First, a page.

Melinda Sganga

TV shows and movies often feature “super women” who can flawlessly handle all of life’s challenges. The pressures of work and family responsibilities are no obstacles for characters like Lois Lane, Murphy Brown, Carol Brady and Clair Huxtable.  

Viewers cannot help but be impressed with these strong female leads. However, we rarely see how these “super women” are helping themselves.  

May is Women’s Health Month, an annual reminder for women — even “super women” — to prioritize their own health and wellness.  

Finding a little “me time” can be difficult, but it’s essential. Below are four ways women can balance their health and wellness with careers, family and other life responsibilities.

Commit to an exercise routine  

Any exercise routine, whether it is informal or under the supervision of a medical professional, should include three components:  

Strength training: Resistance training using weights, bands or heavy objects to enhance muscle function.

Endurance training: Long-duration aerobic exercises that strengthen the cardiovascular system.  

Flexibility: Stretching to improve range of motion and strengthen muscles and joints.  

The vision of the physical therapy profession is to transform society by optimizing movement to improve the human experience. This positions physical therapists squarely at the epicenter of advising people on how best to initiate and maintain healthy exercise habits. This is especially true for individuals who have underlining medical conditions or a history of injuries.  

Follow a nutritious diet  

Food is the fuel that powers our bodies, so premium fuel results in premium health. Much like athletes who are hyper-focused on their diets, women must prioritize nutrition to maximize their performance as well.  

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MyPlate, formerly known as the USDA’s Food Guide Pyramid, contains five food groups: fruits, vegetables, grains, proteins and dairy. Physicians recommend these as the core of any diet. Some individuals cannot tolerate dairy, gluten or other foods, but luckily, a variety of alternatives are available. 

Consulting a licensed dietary nutritionist, especially as we age, will help address food-related topics, including meal planning, weight management, healthy cooking, food allergies, diabetes consulting, sports nutrition and digestive concerns.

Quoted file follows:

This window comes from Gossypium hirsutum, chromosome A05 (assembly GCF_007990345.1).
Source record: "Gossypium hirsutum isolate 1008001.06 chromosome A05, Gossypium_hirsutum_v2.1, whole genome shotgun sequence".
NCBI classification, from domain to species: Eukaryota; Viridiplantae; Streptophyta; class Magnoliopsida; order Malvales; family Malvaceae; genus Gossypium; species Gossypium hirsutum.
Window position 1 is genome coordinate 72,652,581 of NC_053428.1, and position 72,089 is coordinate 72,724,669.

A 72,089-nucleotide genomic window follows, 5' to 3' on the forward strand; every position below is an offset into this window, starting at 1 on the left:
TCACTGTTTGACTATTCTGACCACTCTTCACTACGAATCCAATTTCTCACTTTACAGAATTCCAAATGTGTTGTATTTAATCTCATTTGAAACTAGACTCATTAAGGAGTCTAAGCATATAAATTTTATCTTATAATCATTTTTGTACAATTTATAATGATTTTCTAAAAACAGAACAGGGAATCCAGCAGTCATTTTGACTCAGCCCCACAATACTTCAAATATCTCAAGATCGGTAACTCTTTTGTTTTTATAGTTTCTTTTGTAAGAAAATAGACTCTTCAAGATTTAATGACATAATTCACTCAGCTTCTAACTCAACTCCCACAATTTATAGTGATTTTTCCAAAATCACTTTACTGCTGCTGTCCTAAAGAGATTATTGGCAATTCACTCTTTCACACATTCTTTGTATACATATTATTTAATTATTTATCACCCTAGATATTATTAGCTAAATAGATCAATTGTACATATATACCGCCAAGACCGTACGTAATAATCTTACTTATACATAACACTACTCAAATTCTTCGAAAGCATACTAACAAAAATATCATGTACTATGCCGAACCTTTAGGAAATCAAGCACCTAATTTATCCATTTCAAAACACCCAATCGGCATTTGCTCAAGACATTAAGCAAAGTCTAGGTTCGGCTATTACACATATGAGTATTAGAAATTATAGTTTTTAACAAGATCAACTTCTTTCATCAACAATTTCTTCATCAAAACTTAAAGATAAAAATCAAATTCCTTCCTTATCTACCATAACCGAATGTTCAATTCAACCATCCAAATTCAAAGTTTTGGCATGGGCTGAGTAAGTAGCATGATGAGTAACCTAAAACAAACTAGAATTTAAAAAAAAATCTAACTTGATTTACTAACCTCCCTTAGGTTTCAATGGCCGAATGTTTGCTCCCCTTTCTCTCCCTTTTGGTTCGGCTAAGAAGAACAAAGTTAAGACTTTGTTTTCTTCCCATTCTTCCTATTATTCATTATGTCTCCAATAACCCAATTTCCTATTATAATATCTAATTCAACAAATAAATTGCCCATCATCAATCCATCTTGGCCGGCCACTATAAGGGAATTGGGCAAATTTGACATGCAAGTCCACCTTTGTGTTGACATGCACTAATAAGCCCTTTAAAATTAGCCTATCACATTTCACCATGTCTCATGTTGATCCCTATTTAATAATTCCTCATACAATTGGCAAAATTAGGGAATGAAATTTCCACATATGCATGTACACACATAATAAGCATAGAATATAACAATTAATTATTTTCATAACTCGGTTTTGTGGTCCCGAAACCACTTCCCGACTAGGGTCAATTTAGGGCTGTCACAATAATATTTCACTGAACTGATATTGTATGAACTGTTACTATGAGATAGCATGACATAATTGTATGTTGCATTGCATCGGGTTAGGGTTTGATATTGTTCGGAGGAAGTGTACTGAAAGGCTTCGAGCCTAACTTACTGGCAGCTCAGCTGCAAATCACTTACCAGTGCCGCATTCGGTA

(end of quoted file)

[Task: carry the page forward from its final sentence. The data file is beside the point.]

Lead a healthy lifestyle  

The American Heart Association lists four simple areas of focus to enhance your lifestyle: mental health and well-being, sleep, stress management and quit smoking.  

Women are always on the go. Yet, it’s important to pause every once in a while. A few minutes of deep breathing increases oxygen levels in the blood, which increases energy levels, boosts immunity and reduces blood pressure. Oxygen is also proven to improve stress management, reduce anxiety and clear the mind.   Your stories live here.Fuel your hometown passion and plug into the stories that define it.

Schedule doctor appointments  

Insurance companies often cover the cost of annual visits to primary care physicians and dentists. In fact, they encourage those visits because early detection and prevention are keys to good health.  

All doctors are devoted to improving our health and wellness. So which ones should you visit regularly? These five types of doctors should be part of every woman’s health care routine:  

Primary care physician: general health, illnesses and injuries  

OB-GYN: reproductive health, menopause and women’s health  

Radiologist: annual mammograms for women starting at age 45, or earlier if they have a family history of breast cancer  

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Dermatologist: skin care  

Optometrist or ophthalmologist: eye care and eye diseases  

Physical therapists are not always listed among the suggested visits, but the role of a physical therapist has evolved over the past decade. The American Physical Therapy Association notes that PTs examine patients and develop treatment plans to improve their ability to move, reduce or manage pain, restore function and prevent disability.

Physical therapists are known predominantly for helping patients recover after injuries. They also treat patients with chronic conditions like arthritis, back pain, carpal tunnel syndrome, overuse injuries and muscle weakness.  

Women’s bodies change after giving birth. Physical therapists address the musculoskeletal components of pregnancy and postpartum issues, including incontinence, pelvic floor muscle dysfunction and prenatal joint or muscle disfunction.  

“Super women” can handle everything thrown their way, but they must make it a priority to strike the right balance between careers, families, life and personal health.  


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